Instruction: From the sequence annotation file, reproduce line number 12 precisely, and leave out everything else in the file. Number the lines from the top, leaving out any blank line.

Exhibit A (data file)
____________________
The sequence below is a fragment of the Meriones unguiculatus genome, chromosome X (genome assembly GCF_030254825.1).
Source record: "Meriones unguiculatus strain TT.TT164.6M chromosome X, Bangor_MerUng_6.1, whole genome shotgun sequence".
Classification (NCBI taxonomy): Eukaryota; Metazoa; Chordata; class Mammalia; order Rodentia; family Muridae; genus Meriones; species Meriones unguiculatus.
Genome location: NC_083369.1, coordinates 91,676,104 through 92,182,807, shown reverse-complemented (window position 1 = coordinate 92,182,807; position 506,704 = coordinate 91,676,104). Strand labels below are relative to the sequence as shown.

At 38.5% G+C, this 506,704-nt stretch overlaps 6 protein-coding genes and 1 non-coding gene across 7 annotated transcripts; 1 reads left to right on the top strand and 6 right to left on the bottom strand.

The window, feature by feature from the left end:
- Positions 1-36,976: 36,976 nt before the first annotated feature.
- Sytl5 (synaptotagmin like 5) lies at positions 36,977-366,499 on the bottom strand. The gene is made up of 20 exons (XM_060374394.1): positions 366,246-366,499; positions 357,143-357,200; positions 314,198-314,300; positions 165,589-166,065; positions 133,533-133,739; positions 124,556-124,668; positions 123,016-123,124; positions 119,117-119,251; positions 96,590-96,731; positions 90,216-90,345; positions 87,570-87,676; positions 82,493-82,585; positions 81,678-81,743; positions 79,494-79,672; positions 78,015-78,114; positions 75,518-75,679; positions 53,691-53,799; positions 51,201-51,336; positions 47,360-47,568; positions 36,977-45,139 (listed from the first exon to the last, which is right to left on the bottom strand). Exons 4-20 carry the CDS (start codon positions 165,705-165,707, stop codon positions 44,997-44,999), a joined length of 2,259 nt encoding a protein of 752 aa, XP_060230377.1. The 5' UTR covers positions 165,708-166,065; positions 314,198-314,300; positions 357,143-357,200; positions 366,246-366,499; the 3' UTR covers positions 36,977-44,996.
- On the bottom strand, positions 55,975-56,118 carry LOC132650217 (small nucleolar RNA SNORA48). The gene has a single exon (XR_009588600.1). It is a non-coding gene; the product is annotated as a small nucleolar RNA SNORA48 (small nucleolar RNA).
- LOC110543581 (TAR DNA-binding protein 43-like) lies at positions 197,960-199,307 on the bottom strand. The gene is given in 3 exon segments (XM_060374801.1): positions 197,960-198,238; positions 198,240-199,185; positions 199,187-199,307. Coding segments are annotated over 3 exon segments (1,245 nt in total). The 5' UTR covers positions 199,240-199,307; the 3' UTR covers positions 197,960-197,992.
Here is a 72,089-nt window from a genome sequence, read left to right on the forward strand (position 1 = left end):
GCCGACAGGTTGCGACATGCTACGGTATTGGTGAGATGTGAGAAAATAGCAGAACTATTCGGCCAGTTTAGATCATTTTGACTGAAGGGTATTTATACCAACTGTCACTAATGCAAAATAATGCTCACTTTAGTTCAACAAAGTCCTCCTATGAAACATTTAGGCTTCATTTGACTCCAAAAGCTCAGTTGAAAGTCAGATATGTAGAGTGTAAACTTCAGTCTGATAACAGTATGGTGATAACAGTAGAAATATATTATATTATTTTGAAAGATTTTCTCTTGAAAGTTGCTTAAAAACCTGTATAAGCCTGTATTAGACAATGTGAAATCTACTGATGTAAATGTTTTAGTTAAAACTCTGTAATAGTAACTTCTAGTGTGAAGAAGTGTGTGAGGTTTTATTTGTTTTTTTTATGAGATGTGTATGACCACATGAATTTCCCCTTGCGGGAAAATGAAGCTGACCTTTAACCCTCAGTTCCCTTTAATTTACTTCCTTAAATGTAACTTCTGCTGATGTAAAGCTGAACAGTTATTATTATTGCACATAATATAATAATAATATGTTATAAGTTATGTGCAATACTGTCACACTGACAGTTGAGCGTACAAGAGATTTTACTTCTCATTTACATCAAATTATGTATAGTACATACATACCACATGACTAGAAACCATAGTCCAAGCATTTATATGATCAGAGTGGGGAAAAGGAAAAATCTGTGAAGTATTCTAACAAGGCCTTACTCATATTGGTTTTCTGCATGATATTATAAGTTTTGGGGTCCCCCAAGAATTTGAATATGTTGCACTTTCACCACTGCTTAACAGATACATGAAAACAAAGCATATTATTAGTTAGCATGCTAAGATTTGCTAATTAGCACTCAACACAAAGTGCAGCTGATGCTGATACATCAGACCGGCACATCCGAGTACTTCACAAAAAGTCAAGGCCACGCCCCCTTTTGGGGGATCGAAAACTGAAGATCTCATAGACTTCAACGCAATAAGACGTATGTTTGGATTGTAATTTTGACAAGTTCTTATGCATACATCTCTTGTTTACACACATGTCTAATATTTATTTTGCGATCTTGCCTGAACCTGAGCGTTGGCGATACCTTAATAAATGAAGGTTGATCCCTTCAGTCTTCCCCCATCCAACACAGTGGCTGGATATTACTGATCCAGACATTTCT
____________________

GCCGACAGGTTGCGACATGCTACGGTATTGGTGAGATGTGAGAAAATAGCAGAACTATTCGGCCAGTTTAGATCATTTTGACTGAAGGGTATTTATACCAACTGTCACTAATGCAAAATAATGCTCACTTTAGTTCAACAAAGTCCTCCTATGAAACATTTAGGCTTCATTTGACTCCAAAAGCTCAGTTGAAAGTCAGATATGTAGAGTGTAAACTTCAGTCTGATAACAGTATGGTGATAACAGTAGAAATATATTATATTATTTTGAAAGATTTTCTCTTGAAAGTTGCTTAAAAACCTGTATAAGCCTGTATTAGACAATGTGAAATCTACTGATGTAAATGTTTTAGTTAAAACTCTGTAATAGTAACTTCTAGTGTGAAGAAGTGTGTGAGGTTTTATTTGTTTTTTTTATGAGATGTGTATGACCACATGAATTTCCCCTTGCGGGAAAATGAAGCTGACCTTTAACCCTCAGTTCCCTTTAATTTACTTCCTTAAATGTAACTTCTGCTGATGTAAAGCTGAACAGTTATTATTATTGCACATAATATAATAATAATATGTTATAAGTTATGTGCAATACTGTCACACTGACAGTTGAGCGTACAAGAGATTTTACTTCTCATTTACATCAAATTATGTATAGTACATACATACCACATGACTAGAAACCATAGTCCAAGCATTTATATGATCAGAGTGGGGAAAAGGAAAAATCTGTGAAGTATTCTAACAAGGCCTTACTCATATTGGTTTTCTGCATGATATTATAAGTTTTGGGGTCCCCCAAGAATTTGAATATGTTGCACTTTCACCACTGCTTAACAGATACATGAAAACAAAGCATATTATTAGTTAGCATGCTAAGATTTGCTAATTAGCACTCAACACAAAGTGCAGCTGATGCTGATACATCAGACCGGCACATCCGAGTACTTCACAAAAAGTCAAGGCCACGCCCCCTTTTGGGGGATCGAAAACTGAAGATCTCATAGACTTCAACGCAATAAGACGTATGTTTGGATTGTAATTTTGACAAGTTCTTATGCATACATCTCTTGTTTACACACATGTCTAATATTTATTTTGCGATCTTGCCTGAACCTGAGCGTTGGCGATACCTTAATAAATGAAGGTTGATCCCTTCAGTCTTCCCCCATCCAACACAGTGGCTGGATATTACTGATCCAGACATTTCT